Toyota Motor Europe organized a “Toyota Startup Accelerator Program” back in July 2021 for startups that work on providing smart, sustainable, and inclusive business solutions to their clients. This is Toyota’s second startup accelerator program in partnership with ISDI Digital Talent. The program awarded five startups with funds this June after a 6-month long training.
During the training, the selected participants worked on their proof of concept with Toyota. Apart from funding mobility solutions startups, Toyota also recruited startups that focus on the areas of carbon neutrality, recycling and reuse of plastic, circular economies, and tools that assist product suppliers in increasing awareness about climate change among their clients and customers.
Mobility solutions for everyone
In 2019, Toyota expanded its robotics research to Europe and since then has been working on its “mobility-for-all” concept vehicles and intelligent solutions. Meanwhile, its competitors, such as Hyundai Motor, are working on providing “unlimited mobility” solutions to people through robotics and metaverse. Among the five winners, Revolve Wheel is a German startup that builds foldable vehicles. Their latest innovation is a foldable wheelchair that fits inside the cabin of an airplane and is called Revolve Air. The wheelchair also allows the users to travel on a train.
Sharing charging points
Electric vehicles are becoming popular as the tide has shifted towards finding more sustainable solutions for travel. This requirement has brought many innovative solutions, such as electric roads in the market of electric mobility. Another such creative innovation comes from Spain-based CargaTuCoche, which has also been awarded by the accelerator program. The Spanish company’s creative solution involves building residential infrastructure to charge an electric car. The charging ports will also allow the residents to charge their EVs together.
Circular Carbon Economy Solutions
The program awardee Swiss MicroWave Solutions plays a big role in accelerating circular carbon economies. Circular carbon economies involve sharing, reusing, refurbishing, and repairing existing materials and products. The company does so by recycling plastics, bio-waste, rubbers, and carbonaceous material into other usable materials. The conversion is carried out in the presence of microwave energy. The polymers are converted to monomers such as gases, fuels, recovered silica, carbon and fibers, activated carbon, and nanomaterials such as graphene, graphite, and synthetic diamonds.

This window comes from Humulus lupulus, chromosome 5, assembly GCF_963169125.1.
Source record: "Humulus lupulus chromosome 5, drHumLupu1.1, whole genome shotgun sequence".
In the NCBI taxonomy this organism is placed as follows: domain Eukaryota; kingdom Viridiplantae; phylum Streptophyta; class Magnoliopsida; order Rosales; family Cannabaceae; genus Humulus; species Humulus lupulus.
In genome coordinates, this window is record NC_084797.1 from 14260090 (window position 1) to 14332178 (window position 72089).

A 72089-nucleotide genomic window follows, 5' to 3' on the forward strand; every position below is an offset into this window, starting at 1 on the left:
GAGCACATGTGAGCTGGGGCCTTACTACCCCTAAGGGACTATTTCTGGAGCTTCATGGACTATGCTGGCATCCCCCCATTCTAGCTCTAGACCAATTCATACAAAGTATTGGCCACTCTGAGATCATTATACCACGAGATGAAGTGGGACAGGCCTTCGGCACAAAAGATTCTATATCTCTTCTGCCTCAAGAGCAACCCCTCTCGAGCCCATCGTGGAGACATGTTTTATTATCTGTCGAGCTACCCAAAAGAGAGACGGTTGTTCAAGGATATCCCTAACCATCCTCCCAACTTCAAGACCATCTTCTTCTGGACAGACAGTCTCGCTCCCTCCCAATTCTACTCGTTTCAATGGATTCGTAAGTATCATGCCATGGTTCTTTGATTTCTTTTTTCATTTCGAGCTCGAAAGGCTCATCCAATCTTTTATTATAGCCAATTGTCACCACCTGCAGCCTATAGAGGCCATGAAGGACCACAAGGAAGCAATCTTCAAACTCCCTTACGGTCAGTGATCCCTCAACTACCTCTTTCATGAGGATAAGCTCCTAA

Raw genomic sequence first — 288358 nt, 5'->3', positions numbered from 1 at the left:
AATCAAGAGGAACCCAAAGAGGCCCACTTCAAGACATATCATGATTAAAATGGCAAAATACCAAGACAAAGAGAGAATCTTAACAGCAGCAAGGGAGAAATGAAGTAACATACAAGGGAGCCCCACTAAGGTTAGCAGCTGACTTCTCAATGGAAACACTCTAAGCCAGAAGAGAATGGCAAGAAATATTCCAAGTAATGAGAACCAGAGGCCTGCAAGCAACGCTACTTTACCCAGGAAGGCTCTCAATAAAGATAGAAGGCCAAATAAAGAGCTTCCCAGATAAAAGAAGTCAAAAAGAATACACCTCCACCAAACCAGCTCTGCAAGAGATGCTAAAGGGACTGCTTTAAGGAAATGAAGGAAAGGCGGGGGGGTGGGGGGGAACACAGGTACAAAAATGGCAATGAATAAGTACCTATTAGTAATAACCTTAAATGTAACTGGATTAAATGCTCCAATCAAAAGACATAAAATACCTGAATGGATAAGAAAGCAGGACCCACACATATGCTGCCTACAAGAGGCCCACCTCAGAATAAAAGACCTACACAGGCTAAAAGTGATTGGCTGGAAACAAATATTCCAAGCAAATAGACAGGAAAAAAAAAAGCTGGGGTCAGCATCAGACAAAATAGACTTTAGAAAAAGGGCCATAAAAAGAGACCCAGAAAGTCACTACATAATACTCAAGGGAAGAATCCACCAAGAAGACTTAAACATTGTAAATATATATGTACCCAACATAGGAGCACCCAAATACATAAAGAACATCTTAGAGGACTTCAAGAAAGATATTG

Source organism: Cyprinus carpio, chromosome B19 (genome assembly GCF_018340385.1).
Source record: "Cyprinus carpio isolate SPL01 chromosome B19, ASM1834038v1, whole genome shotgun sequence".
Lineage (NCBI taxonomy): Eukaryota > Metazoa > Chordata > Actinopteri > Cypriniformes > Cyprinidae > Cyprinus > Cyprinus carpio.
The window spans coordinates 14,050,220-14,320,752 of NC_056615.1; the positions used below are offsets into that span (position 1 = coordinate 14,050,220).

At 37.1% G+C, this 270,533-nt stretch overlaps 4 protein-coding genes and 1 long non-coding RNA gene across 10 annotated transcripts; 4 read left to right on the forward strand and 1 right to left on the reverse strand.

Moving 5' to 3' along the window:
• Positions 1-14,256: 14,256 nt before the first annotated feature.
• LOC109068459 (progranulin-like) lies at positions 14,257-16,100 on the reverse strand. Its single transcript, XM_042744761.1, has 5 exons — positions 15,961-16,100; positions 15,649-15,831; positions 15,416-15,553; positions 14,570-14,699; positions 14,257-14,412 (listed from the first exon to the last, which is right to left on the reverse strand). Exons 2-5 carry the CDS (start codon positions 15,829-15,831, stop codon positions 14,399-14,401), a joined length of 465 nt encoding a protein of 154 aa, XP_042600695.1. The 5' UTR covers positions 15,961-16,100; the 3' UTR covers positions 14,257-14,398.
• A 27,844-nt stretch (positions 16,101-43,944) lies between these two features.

Another key criterion for the program was choosing a startup that works on reducing carbon dioxide emissions. This criterion was fulfilled by PurCity from Denmark. The company works on converting buildings into large-scale CO2 capture facilities. PurCity builds its patented panels that are installed on the bottom-most floor of the buildings. The panels capture CO2 from the polluted air in the building and purify the air as the clean air goes up through the air-conditioning vents. The captured carbon can then be converted into electricity, and pure CO2 can be sold.
Storing and transporting hydrogen
The last on the list is the HySiLabs startup from France. The company is developing solutions with Toyota for transporting and capturing hydrogen. The hydrogen will be stored as a liquid in a company’s patented solution called HydroSil. The hydrosil solution is produced with hydrogen and energy. After hydrogen is stored as a liquid, hydrosil provides on-demand H2 without having to input any energy.
Toyota’s startup accelerator program has brought many creative startups under one roof in Europe. The fight against energy crisis, climate change, climate-changing activities, and the declining health of our ecosystem calls for people to work together. There is no one solution that can make a company follow an absolutely sustainable and inclusive path. But putting different creative ideas together can help us on our way to a cleaner and more efficient future.
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